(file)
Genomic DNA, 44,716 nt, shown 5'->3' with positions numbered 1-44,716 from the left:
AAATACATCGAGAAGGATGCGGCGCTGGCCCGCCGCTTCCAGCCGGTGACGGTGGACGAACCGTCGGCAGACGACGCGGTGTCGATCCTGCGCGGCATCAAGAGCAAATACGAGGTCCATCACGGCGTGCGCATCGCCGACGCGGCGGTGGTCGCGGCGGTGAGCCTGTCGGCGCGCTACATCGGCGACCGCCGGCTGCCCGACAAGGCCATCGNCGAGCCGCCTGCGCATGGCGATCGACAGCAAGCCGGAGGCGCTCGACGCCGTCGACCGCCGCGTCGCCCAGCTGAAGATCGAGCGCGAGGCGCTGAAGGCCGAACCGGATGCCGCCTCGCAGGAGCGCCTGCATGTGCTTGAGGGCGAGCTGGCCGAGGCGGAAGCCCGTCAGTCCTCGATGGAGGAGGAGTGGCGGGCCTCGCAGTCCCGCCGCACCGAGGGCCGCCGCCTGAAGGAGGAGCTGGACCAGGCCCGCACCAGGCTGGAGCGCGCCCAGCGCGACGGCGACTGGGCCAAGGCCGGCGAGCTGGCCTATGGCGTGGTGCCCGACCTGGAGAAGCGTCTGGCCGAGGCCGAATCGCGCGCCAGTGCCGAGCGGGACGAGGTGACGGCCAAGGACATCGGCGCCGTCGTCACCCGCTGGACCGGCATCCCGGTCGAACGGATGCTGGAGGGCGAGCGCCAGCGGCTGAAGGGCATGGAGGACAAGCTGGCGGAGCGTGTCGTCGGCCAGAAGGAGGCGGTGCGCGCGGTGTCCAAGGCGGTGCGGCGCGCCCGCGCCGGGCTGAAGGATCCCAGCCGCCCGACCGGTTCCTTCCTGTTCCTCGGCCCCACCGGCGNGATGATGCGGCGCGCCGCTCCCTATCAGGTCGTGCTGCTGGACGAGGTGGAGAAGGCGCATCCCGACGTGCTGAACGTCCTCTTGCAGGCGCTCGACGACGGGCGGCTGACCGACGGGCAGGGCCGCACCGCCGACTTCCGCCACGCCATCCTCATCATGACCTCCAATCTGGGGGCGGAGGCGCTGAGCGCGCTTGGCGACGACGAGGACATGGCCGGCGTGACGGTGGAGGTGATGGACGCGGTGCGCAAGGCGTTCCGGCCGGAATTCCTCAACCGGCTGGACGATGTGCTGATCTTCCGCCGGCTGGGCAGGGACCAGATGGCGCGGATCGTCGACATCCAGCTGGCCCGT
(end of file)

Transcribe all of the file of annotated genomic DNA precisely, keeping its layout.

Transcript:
Genomic DNA, 44,716 nt, shown 5'->3' with positions numbered 1-44,716 from the left:
AAATACATCGAGAAGGATGCGGCGCTGGCCCGCCGCTTCCAGCCGGTGACGGTGGACGAACCGTCGGCAGACGACGCGGTGTCGATCCTGCGCGGCATCAAGAGCAAATACGAGGTCCATCACGGCGTGCGCATCGCCGACGCGGCGGTGGTCGCGGCGGTGAGCCTGTCGGCGCGCTACATCGGCGACCGCCGGCTGCCCGACAAGGCCATCGNCGAGCCGCCTGCGCATGGCGATCGACAGCAAGCCGGAGGCGCTCGACGCCGTCGACCGCCGCGTCGCCCAGCTGAAGATCGAGCGCGAGGCGCTGAAGGCCGAACCGGATGCCGCCTCGCAGGAGCGCCTGCATGTGCTTGAGGGCGAGCTGGCCGAGGCGGAAGCCCGTCAGTCCTCGATGGAGGAGGAGTGGCGGGCCTCGCAGTCCCGCCGCACCGAGGGCCGCCGCCTGAAGGAGGAGCTGGACCAGGCCCGCACCAGGCTGGAGCGCGCCCAGCGCGACGGCGACTGGGCCAAGGCCGGCGAGCTGGCCTATGGCGTGGTGCCCGACCTGGAGAAGCGTCTGGCCGAGGCCGAATCGCGCGCCAGTGCCGAGCGGGACGAGGTGACGGCCAAGGACATCGGCGCCGTCGTCACCCGCTGGACCGGCATCCCGGTCGAACGGATGCTGGAGGGCGAGCGCCAGCGGCTGAAGGGCATGGAGGACAAGCTGGCGGAGCGTGTCGTCGGCCAGAAGGAGGCGGTGCGCGCGGTGTCCAAGGCGGTGCGGCGCGCCCGCGCCGGGCTGAAGGATCCCAGCCGCCCGACCGGTTCCTTCCTGTTCCTCGGCCCCACCGGCGNGATGATGCGGCGCGCCGCTCCCTATCAGGTCGTGCTGCTGGACGAGGTGGAGAAGGCGCATCCCGACGTGCTGAACGTCCTCTTGCAGGCGCTCGACGACGGGCGGCTGACCGACGGGCAGGGCCGCACCGCCGACTTCCGCCACGCCATCCTCATCATGACCTCCAATCTGGGGGCGGAGGCGCTGAGCGCGCTTGGCGACGACGAGGACATGGCCGGCGTGACGGTGGAGGTGATGGACGCGGTGCGCAAGGCGTTCCGGCCGGAATTCCTCAACCGGCTGGACGATGTGCTGATCTTCCGCCGGCTGGGCAGGGACCAGATGGCGCGGATCGTCGACATCCAGCTGGCCCGT